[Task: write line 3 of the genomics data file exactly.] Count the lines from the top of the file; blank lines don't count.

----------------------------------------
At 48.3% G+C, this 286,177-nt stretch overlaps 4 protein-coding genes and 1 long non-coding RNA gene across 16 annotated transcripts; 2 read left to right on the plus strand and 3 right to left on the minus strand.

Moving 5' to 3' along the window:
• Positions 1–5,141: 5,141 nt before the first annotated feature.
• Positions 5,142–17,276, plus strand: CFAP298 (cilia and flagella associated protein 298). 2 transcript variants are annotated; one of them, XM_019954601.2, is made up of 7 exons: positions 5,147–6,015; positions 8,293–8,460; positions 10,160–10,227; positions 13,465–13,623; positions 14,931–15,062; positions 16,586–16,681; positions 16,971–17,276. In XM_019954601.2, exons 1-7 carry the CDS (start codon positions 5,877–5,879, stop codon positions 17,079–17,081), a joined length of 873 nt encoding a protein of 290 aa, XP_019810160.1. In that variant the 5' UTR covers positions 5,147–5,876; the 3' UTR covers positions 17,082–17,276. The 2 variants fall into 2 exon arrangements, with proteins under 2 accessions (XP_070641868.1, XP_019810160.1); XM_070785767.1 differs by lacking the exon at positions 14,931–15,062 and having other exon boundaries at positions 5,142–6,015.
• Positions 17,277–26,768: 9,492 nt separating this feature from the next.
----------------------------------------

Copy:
• Positions 1–5,141: 5,141 nt before the first annotated feature.